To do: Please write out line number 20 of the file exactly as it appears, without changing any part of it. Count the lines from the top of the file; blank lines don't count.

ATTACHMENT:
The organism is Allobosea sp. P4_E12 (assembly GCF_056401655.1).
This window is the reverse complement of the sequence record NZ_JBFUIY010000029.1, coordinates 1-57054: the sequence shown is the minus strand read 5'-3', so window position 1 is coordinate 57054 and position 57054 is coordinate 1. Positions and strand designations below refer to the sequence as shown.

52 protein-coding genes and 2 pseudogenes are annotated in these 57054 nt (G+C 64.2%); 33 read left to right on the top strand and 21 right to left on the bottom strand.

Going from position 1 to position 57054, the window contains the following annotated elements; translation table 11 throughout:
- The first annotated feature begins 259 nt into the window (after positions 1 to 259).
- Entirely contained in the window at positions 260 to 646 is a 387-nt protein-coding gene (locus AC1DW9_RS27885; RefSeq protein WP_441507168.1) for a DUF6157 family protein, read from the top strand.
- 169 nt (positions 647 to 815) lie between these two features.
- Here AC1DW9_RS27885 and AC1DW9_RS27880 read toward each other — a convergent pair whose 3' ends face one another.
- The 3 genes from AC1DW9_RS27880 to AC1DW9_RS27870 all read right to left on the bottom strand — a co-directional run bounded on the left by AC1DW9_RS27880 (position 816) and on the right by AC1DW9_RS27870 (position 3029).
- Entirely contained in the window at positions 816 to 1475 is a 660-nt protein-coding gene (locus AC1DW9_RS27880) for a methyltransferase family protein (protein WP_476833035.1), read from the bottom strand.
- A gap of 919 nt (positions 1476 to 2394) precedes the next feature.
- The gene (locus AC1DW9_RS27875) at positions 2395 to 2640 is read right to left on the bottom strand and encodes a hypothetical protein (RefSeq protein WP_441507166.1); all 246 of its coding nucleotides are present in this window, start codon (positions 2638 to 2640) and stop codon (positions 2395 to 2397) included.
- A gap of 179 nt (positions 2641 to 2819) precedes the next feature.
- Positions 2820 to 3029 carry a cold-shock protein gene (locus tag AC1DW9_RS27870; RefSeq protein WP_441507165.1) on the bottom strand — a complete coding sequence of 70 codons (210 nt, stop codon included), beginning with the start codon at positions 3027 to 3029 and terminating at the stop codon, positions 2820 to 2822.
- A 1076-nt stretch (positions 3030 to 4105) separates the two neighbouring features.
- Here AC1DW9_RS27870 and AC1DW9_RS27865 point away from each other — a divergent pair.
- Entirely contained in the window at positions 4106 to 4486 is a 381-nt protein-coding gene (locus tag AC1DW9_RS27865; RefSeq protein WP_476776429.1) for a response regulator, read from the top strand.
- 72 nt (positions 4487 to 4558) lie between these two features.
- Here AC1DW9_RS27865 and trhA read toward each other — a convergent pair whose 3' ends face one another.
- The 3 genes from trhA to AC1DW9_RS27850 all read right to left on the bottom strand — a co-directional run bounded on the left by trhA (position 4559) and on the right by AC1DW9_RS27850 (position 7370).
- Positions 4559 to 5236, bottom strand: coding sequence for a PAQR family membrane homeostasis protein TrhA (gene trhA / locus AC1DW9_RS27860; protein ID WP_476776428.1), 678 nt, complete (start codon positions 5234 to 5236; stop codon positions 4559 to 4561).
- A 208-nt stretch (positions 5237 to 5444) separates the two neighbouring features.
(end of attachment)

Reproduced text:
- The 3 genes from trhA to AC1DW9_RS27850 all read right to left on the bottom strand — a co-directional run bounded on the left by trhA (position 4559) and on the right by AC1DW9_RS27850 (position 7370).